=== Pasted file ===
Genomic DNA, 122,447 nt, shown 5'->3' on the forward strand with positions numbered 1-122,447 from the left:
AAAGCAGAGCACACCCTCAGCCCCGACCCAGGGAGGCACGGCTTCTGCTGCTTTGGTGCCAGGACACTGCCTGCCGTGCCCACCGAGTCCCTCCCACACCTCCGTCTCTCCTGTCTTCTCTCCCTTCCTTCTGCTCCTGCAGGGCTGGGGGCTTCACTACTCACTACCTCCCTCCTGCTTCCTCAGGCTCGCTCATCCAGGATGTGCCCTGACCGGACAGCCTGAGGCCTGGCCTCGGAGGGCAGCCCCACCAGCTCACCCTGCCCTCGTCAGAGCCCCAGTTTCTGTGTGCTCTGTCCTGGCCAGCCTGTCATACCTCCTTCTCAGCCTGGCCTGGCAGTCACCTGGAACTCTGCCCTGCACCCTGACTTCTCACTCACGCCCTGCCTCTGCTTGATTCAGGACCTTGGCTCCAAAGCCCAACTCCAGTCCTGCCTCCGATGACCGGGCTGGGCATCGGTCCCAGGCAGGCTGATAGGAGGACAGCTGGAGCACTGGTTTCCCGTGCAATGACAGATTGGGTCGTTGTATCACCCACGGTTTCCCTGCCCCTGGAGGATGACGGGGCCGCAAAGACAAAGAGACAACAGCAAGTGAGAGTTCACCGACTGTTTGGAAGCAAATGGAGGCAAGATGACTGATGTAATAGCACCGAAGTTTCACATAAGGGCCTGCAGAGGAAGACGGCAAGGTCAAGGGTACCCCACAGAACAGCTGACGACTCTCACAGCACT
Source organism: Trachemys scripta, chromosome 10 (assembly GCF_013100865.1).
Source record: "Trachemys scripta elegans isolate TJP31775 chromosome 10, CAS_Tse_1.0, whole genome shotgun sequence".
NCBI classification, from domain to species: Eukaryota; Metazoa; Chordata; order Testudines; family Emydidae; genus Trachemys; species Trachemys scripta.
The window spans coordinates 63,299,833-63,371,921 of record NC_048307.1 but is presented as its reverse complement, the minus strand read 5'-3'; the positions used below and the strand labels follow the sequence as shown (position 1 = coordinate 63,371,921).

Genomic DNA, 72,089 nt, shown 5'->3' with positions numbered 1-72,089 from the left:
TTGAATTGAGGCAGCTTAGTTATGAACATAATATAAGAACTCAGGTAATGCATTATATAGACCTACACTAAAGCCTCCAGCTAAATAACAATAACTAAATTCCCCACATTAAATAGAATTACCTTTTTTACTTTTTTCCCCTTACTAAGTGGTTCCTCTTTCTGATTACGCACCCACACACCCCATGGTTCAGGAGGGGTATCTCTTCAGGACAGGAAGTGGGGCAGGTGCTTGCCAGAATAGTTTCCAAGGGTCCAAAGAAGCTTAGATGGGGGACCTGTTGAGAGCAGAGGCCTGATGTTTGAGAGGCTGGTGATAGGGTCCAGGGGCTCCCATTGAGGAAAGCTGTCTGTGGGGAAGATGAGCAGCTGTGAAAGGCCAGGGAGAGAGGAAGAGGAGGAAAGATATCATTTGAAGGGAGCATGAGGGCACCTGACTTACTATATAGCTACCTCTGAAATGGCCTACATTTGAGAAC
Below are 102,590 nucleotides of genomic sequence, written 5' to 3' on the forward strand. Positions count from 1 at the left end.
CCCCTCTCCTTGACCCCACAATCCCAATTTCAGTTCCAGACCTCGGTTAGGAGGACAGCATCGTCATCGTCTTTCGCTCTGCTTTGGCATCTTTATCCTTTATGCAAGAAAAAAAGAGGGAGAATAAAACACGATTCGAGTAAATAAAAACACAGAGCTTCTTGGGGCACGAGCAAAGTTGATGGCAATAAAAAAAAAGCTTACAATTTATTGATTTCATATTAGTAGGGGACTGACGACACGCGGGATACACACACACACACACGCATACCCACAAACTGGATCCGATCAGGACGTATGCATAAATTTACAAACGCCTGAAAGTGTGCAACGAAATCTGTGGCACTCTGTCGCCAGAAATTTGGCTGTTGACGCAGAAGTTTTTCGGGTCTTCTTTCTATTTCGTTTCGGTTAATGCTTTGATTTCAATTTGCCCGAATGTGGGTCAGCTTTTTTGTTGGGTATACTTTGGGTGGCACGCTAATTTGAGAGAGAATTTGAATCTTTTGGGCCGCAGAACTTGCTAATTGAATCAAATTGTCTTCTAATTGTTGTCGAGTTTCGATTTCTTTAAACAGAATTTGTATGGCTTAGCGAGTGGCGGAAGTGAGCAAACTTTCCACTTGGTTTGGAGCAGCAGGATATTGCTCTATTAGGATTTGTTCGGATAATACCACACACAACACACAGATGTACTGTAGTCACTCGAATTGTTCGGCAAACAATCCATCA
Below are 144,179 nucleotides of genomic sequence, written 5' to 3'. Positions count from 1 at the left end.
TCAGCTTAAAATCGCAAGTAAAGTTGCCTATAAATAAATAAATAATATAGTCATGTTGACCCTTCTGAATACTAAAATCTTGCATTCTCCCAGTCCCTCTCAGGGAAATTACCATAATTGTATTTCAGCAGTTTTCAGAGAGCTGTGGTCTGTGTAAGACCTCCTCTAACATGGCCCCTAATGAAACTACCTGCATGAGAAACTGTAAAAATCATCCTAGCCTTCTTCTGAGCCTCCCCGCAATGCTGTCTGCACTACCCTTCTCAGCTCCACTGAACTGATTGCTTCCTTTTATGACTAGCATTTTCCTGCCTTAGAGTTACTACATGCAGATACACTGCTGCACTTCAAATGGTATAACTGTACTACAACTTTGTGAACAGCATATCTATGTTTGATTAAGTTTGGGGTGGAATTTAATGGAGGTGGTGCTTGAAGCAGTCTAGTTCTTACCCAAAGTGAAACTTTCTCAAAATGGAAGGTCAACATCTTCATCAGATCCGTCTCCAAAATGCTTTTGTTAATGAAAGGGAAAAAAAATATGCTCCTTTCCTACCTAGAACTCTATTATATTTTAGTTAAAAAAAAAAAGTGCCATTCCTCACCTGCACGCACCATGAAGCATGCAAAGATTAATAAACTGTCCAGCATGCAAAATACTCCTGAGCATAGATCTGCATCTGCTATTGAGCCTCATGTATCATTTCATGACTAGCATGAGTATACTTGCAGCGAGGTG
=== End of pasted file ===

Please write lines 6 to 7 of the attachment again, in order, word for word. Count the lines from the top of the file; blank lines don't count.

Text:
The window spans coordinates 63,299,833-63,371,921 of record NC_048307.1 but is presented as its reverse complement, the minus strand read 5'-3'; the positions used below and the strand labels follow the sequence as shown (position 1 = coordinate 63,371,921).

Genomic DNA, 72,089 nt, shown 5'->3' with positions numbered 1-72,089 from the left: